Waterloo firefighter designs new 'lock box' that reduces respond times for emergency personnel

A Waterloo firefighter says he and his colleagues often have to wait for someone to open locked doors when they're trying to access a home and help someone. And he's proposing a solution to fix that.

Chris Evans says firefighters often have to wait when they need to get through a locked door to help someone

Chris Evans, from Waterloo Fire Rescue, designed the SAFE System, which consists of a "strong box" that would be attached to all fire trucks. He says it would solve the problem of locked doors and long wait times for emergency personnel. (SAFEsystem)

A firefighter from Waterloo has designed a safe lock box that he says would solve the problem of locked doors and long wait times for emergency personnel, especially firefighters, when they are trying to reach someone needing urgent help in a home. 

Chris Evans, from Waterloo Fire Rescue, designed the SAFE System, which consists of a "strong box" that would be attached to all fire trucks. The box contains an electronic key that can hold up to 16,000 key codes, matching "cylinder" boxes on the homes of residents. 

A Waterloo firefighter has designed a faster way for emergency personnel to reach a person in need inside a home or commercial building. The "SAFE System" consists of an electronic key that can hold up to 16-thousand key codes. The home or building would need a matching cylinder box on their property for the SAFE system to work. 6:22

"Typically what we'd do if we come to a home and can't get in is call back to dispatch and ask them for what's called a 'responsible person,' and if they can come with a key to unlock it," Chris Evans told CBC News.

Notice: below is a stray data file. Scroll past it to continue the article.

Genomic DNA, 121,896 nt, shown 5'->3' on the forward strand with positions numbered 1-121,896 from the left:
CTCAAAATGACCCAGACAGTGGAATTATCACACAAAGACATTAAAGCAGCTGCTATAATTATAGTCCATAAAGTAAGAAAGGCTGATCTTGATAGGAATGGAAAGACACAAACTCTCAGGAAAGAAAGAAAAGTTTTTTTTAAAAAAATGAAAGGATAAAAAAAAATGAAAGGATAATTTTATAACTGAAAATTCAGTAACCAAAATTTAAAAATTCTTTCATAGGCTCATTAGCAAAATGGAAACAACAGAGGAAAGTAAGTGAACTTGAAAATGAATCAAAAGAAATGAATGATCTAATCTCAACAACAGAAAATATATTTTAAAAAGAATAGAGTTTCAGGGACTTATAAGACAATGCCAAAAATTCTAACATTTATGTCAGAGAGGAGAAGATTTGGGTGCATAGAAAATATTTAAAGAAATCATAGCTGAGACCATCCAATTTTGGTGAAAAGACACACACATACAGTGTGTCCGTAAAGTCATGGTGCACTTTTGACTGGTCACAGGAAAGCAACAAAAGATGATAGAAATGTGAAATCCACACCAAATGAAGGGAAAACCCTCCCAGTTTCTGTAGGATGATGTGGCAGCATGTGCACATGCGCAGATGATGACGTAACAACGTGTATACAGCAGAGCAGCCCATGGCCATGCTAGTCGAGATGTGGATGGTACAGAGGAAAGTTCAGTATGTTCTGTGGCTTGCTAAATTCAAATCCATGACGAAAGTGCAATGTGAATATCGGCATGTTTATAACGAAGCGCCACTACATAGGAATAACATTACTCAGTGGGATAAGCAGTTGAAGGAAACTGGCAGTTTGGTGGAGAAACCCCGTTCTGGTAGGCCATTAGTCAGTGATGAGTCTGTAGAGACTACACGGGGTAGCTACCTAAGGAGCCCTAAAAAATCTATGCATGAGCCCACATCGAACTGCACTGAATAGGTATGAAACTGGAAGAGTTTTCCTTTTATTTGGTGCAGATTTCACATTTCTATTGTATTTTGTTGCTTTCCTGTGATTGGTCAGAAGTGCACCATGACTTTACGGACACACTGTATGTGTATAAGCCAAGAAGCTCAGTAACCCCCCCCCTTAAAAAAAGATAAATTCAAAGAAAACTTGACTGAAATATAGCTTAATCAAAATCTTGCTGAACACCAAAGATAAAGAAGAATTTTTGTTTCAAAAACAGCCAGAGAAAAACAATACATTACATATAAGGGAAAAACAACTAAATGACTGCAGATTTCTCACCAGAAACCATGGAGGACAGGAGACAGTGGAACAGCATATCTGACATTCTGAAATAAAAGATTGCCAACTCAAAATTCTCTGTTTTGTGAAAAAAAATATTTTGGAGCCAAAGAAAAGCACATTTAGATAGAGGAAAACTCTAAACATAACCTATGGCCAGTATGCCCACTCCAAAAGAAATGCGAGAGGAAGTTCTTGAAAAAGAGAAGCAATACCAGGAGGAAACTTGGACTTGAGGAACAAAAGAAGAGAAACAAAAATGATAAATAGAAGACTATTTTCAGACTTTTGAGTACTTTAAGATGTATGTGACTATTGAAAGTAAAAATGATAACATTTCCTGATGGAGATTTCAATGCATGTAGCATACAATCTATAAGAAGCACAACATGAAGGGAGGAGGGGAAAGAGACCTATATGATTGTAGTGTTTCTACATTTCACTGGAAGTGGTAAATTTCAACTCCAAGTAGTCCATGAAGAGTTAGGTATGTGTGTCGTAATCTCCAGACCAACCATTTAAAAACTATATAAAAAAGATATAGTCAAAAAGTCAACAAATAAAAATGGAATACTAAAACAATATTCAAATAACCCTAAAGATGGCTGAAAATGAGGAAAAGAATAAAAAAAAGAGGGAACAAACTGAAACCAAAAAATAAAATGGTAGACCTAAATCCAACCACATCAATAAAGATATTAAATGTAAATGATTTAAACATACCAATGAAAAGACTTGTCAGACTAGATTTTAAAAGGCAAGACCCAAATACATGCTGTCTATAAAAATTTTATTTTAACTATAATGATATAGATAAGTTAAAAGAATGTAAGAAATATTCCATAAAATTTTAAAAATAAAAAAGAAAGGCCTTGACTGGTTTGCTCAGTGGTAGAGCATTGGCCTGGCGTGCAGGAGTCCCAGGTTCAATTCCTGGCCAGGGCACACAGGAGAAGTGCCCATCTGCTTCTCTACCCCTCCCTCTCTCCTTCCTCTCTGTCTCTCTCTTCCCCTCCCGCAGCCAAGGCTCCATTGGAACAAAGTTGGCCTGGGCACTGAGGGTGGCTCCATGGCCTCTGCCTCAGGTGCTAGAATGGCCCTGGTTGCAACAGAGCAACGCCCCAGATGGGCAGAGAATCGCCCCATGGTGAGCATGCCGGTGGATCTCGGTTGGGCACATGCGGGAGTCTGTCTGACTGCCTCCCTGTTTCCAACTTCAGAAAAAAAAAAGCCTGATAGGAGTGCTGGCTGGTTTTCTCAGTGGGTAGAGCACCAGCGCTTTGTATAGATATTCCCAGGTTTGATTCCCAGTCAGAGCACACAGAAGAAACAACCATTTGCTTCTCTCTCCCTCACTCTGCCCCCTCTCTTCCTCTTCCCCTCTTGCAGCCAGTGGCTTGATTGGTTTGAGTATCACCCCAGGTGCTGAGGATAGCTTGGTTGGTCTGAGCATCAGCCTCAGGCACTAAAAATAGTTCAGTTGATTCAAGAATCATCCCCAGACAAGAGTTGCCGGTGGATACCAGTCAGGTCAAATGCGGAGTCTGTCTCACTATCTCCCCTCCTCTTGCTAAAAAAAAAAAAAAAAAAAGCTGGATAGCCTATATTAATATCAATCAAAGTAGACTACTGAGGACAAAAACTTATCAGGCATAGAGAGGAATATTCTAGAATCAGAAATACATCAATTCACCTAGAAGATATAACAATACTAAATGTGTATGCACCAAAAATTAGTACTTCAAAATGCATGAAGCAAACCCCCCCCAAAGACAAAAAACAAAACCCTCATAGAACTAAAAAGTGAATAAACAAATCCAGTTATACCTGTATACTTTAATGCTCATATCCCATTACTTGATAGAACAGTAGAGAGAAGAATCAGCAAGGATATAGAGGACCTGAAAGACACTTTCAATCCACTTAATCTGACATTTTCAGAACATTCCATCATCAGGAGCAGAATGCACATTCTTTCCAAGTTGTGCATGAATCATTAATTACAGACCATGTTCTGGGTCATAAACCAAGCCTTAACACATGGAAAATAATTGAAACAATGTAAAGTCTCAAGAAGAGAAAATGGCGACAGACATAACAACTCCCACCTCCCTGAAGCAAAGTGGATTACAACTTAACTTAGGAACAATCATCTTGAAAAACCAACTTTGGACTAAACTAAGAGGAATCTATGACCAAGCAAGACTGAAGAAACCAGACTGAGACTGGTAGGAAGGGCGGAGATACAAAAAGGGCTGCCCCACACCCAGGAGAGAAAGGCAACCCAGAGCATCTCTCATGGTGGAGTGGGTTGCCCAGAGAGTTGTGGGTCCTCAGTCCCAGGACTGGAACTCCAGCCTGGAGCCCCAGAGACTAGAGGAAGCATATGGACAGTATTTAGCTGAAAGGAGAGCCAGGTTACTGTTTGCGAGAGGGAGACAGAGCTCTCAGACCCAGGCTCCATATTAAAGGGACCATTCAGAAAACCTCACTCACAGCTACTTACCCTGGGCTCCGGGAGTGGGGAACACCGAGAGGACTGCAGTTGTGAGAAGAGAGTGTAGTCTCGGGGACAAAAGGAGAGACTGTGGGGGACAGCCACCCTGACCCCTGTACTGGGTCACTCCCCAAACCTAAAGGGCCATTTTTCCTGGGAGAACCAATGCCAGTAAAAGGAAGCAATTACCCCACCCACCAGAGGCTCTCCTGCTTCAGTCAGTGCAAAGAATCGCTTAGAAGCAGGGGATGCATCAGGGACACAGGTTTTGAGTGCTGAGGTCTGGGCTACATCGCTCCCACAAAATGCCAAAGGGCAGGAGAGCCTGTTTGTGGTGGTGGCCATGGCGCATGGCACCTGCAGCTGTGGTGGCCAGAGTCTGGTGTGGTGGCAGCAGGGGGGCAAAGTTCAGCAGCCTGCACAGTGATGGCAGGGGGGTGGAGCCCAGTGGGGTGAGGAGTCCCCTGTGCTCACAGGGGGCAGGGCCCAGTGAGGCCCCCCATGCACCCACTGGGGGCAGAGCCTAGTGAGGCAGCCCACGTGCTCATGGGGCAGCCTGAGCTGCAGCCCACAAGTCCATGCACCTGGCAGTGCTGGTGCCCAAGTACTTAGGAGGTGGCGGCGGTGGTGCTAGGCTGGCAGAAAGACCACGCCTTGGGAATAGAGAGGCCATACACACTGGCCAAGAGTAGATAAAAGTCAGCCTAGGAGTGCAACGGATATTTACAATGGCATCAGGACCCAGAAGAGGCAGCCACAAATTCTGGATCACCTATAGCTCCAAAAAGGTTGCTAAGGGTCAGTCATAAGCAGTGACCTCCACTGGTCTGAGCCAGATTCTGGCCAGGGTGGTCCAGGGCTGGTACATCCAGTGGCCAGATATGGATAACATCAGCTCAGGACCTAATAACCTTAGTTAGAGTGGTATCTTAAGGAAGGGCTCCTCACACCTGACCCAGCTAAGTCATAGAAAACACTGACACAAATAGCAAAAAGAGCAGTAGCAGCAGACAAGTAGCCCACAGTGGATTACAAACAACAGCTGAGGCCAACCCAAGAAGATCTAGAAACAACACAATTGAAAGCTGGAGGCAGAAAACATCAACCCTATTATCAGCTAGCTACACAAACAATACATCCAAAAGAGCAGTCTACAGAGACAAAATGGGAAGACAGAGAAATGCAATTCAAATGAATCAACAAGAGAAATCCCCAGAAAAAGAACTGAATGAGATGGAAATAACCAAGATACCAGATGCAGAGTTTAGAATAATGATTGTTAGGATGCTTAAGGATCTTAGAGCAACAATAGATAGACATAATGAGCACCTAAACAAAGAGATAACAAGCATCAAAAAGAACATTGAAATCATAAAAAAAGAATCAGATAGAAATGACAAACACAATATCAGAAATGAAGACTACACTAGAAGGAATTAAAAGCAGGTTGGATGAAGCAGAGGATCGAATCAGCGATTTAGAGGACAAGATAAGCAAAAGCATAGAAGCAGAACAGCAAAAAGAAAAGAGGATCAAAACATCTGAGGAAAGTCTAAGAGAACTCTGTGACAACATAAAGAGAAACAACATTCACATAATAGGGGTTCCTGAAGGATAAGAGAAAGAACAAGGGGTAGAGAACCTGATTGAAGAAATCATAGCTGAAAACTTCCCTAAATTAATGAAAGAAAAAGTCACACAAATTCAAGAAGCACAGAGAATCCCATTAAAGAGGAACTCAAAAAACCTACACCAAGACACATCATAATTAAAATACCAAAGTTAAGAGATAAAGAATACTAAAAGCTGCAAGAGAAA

"That might be a family member or someone on file to have a key to let us in," he said. "And this all takes time." 

Evans said it's a problem he's encountered often over the course of his 20-year career.

With the SAFE System, firefighters would be able to use the electronic key to immediately access the property and enter right away, eliminating the wait-times that they would experience before the "responsible person" showed up. 

"It's about cutting patient contact times," said Evans. "It's a matter of seconds." 

The box contains an electronic key that can hold up to 16,000 key codes, matching "cylinder" boxes on the homes of residents. (Submitted by: Tivoli Films)

Waiting for implementation 

Evans said in order to implement the system, fire services of municipalities must install the "strong box" onto their trucks first, before they can offer cylinders to residents and install them onto their properties. 

So far, Waterloo Fire Rescue and Guelph Fire Services have both expressed interest in testing the program. 

He said Waterloo Fire Rescue already installed the boxes, but they are waiting for funding to purchase "mobile data terminals" that are similar to laptop computers to store the information. 

Guelph Fire Services, on the other hand, already had the mobile data terminals on their trucks, are installing the strong boxes, and will be testing the system in spring of this year. 

"It wouldn't be right if we didn't do some proper field trials for this device," Evans said. "To get feedback from the firefighters, you know, to say, 'this was an issue' or 'this was great.'"

Reducing damages 

Evans said firefighters don't break into people's homes all the time, not unless there is a "probable cause" to do so. And when they have to do that, it damages people's property. 

"Our goal here is to improve patient contact times and reduce damage due to forceful entry," he said.